Bard: Aha! Well, if you did it, then everyone else can, too!

[Audience murmurs in approval]

Dan: Possibly, but in my experience some players are too busy reading opening books, playing fast in slow games, playing exclusively fast games, and/or doing other things to realize that their thought process is the root of many of their problems. Thought process and the under-appreciated time management are close cousins. Those are two areas where a chess coach can be very helpful.

Bard: So you think you can help everyone become much stronger?

Dan: No, there are a number of reasons I can't help everyone. Sometimes it is because of chemistry (you have to "click" with your students); other times once they realize they have to do most of the work they look for other miracle cures, others don't realize the immense work involved and don't want to play slow and seriously enough, and several other reasons I might not be able to help. In some cases, another instructor may be better suited helping that student achieve his/her goals (see Finding a Good Instructor at http://www.chesscafe.com/text/heisman21.pdf). Nevertheless, I have many students who will tell you I "clicked" with them and did help them become much stronger. Howard Stern is a good example; he went from near beginner with an online rating of about 900 up to a max of 1800 in four-and-a-half years. And there are many others who claim via email or post that I never gave them a lesson but my writings were instrumental in some of the great improvement strides they made (thanks for letting me know!). Recent World Youth U14 Co-Champion Cameron Wheeler apparently falls into that category (he won Silver medal on tiebreak - congratulations!).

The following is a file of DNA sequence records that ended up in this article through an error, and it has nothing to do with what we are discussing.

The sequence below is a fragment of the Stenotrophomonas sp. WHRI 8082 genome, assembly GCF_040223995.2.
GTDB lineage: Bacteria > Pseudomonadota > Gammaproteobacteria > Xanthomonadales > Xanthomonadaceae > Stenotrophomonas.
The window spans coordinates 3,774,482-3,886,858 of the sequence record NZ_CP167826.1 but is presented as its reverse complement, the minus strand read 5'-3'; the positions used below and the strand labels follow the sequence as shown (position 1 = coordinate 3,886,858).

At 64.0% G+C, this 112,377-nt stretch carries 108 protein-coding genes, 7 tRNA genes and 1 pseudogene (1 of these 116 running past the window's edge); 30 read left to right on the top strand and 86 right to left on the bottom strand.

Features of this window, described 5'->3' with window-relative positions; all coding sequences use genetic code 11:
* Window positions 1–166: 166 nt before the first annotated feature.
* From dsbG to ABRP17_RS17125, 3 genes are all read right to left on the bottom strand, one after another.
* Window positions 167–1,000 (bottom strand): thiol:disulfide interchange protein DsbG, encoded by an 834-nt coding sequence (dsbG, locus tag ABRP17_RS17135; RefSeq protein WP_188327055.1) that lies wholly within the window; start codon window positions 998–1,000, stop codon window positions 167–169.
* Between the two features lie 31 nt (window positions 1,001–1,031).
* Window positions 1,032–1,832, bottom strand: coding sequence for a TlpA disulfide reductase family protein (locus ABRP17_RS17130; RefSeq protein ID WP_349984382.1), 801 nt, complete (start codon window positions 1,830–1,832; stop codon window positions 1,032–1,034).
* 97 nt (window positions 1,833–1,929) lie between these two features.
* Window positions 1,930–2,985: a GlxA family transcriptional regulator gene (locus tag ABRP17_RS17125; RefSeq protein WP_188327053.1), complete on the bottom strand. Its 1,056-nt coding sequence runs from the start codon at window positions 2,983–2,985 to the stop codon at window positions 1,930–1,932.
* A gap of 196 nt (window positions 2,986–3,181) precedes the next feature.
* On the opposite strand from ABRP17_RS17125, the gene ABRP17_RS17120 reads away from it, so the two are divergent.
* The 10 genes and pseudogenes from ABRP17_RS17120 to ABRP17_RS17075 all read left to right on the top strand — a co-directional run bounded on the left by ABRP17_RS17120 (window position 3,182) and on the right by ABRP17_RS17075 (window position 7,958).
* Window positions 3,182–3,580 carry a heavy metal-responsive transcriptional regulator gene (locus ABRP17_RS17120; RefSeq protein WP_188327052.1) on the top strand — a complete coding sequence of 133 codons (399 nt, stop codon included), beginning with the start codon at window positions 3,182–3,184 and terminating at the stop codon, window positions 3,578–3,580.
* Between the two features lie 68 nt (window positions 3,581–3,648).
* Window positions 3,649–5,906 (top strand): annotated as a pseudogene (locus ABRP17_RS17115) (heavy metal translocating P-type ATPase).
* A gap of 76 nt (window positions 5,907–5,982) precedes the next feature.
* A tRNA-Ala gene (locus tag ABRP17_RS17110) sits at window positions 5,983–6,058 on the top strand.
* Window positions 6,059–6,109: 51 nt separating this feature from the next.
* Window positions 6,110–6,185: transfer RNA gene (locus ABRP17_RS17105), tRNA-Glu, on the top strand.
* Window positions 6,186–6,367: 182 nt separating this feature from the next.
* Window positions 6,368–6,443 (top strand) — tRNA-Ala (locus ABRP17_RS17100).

Bard: Interesting. Many chess coaches spend a lot of time teaching openings and endgames. So isn't that the areas where they are most earning their fee?

Dan: Yes, in those cases likely so. But I agree with GM Rowson in Chess for Zebras when he writes that he eventually figured out that giving adult intermediate players more chess knowledge does not necessarily make them better players. I had also come to that conclusion long before reading Rowson's book.

Bard: So openings and endgame knowledge is not helpful?

Dan: No, I did not say that; that's not remotely true. Everyone needs some opening and endgame knowledge. It's not that Black and White. GM Soltis puts it well with regards to endgames when he writes in Studying Chess Made Simple that for players under 2000 general endgame knowledge is far more helpful than specific endgame knowledge. This perfectly is in synch with my theory is that the stronger the player, the more he needs to learn specific information and the weaker the player, the more he needs to learn general information. For example a beginner needs to be taught that the main goal of the opening is to quickly, efficiently, effectively, and safely activate all the pieces. Getting control of the center and castling the king into safety are also important strategic goals. And the most helpful principle is "Move every piece once before you move any piece twice, unless there is a tactic." But strong players wishing to improve need to learn more specific sequences and what happens when the opponent plays incorrectly. So if you are 2300 and playing the Gruenfeld and want to do it better so you can become 2500, it makes a lot of sense to hire a grandmaster who specializes in the Gruenfeld to teach you. But it makes no sense for a 1300 who wants to become 1500 to hire that same GM to teach him those same Gruenfeld lines (not that the GM couldn't help the 1300 immensely with his openings and other matters, especially safety). Similarly, in the endgame an inexperienced player first of all needs to learn how to analyze slowly and carefully, be able to mate with a Q&K vs. K and R&K vs. K, etc. Leave the Lucena positions to those rated 1800 or above; even if they occasionally occur in your game it won't make a big difference in your playing strength if you throw away a half point; that will be minor compared to the many points you will throw away if you don't learn to play each endgame slowly and carefully.